Plant Cyclopropane Fatty Acid Synthase
Vegetable oils are used not only in the food industry but also increasingly in the chemical industry. The utility of any particular oil depends upon chemical and physico-chemical properties of the oil, which is determined by the composition of the constituent fatty acids. Plant oils are often modified to meet industrial specifications. Such modifications of vegetable oil have typically been achieved by chemical means, but genetic means are increasingly being used to provide novel oil feedstocks.
One class of particular interest is the class of fatty acids containing three carbon carbocyclic rings, which includes the cyclopropane fatty acids (CPA-FAs) and cyclopropene fatty acids (CPE-FAs). Currently, there are no commercial sources of oils rich in CPE-FAs.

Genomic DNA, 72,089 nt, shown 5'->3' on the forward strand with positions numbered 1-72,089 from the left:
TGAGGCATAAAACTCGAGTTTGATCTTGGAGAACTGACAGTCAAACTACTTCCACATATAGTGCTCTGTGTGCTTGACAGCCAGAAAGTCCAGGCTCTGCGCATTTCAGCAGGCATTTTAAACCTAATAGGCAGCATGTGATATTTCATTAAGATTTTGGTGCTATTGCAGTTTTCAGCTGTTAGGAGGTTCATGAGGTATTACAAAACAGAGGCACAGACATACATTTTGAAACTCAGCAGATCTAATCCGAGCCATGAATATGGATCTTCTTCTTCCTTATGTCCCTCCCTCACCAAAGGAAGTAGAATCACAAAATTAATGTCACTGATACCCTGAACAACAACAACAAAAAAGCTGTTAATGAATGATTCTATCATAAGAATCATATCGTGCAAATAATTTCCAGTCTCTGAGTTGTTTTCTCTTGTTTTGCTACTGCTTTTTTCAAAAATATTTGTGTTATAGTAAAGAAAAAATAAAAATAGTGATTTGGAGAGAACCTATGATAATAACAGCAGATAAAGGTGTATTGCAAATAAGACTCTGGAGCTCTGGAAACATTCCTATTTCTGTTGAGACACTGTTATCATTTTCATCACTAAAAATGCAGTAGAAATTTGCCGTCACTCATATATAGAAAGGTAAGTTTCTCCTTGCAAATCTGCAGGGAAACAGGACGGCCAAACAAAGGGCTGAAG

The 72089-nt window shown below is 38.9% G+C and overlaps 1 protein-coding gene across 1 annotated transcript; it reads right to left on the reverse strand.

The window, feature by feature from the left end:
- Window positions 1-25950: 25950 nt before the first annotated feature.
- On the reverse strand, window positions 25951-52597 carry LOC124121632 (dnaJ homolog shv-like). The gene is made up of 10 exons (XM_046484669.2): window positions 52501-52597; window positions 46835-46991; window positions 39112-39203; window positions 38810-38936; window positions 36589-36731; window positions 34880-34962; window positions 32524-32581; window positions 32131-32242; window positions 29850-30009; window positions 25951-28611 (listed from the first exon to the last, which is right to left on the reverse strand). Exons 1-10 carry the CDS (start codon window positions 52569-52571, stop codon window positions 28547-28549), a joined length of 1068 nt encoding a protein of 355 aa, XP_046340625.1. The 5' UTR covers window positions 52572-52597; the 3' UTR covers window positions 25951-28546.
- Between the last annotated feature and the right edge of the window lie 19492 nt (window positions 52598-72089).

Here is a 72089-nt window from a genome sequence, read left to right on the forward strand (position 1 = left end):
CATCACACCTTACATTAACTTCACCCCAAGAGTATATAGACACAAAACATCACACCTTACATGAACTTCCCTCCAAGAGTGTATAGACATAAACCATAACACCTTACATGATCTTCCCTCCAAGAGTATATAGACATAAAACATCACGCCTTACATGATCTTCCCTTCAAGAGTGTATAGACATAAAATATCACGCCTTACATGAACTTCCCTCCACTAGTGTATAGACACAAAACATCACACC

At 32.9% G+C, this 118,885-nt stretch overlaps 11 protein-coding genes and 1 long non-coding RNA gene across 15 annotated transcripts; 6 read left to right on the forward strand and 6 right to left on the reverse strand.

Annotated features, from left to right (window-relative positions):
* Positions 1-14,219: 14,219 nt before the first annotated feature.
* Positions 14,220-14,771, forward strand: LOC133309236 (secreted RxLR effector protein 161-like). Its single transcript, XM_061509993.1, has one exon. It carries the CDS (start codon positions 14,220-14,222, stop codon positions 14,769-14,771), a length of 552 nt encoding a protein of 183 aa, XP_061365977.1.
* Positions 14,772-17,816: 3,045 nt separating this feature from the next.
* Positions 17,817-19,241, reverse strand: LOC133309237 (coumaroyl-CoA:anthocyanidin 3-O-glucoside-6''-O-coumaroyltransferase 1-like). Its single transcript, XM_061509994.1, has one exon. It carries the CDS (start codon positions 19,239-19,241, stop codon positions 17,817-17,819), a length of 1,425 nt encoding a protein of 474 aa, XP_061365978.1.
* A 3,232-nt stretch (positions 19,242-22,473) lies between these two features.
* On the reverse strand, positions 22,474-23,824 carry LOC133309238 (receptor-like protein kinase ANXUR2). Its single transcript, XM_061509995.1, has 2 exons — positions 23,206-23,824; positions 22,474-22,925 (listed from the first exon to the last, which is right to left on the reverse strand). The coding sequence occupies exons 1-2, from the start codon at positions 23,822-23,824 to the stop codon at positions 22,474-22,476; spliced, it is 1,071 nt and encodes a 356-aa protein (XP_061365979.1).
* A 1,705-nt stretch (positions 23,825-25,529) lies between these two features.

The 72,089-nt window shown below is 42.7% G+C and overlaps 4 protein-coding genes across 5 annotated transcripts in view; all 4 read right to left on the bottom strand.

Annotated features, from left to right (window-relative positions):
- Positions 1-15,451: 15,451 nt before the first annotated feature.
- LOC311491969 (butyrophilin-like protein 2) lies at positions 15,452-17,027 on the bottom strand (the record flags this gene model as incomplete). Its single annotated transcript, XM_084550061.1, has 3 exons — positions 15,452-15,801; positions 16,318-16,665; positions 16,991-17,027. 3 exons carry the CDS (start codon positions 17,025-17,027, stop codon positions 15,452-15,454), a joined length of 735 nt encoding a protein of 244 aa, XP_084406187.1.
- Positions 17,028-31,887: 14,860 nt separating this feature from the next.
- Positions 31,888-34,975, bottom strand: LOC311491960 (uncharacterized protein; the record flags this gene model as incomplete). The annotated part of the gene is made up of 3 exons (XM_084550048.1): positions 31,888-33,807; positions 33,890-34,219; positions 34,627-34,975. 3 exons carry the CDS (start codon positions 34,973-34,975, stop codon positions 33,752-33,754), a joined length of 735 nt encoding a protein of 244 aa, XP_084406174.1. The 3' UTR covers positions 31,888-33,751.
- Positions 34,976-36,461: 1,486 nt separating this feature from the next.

Description of Technology
Michigan State University’s invention provides cyclopropane fatty acid synthase genes and proteins and methods of their use. The invention encompasses both native and recombinant wild-type forms of the synthase, as well as mutants and variant forms, some of which possess altered characteristics relative to the wild-type synthase. It also provides methods of using cyclopropane fatty acid synthase genes and proteins, including in their expression in transgenic organisms and in the production of cyclopropane fatty acids in plant oils and in particular seed oils.
U.S. patents 7,446,188 and 7,932,433; additional patents pending
Xiaoming Bao, Michael Pollard, John Ohlrogge
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Michigan State University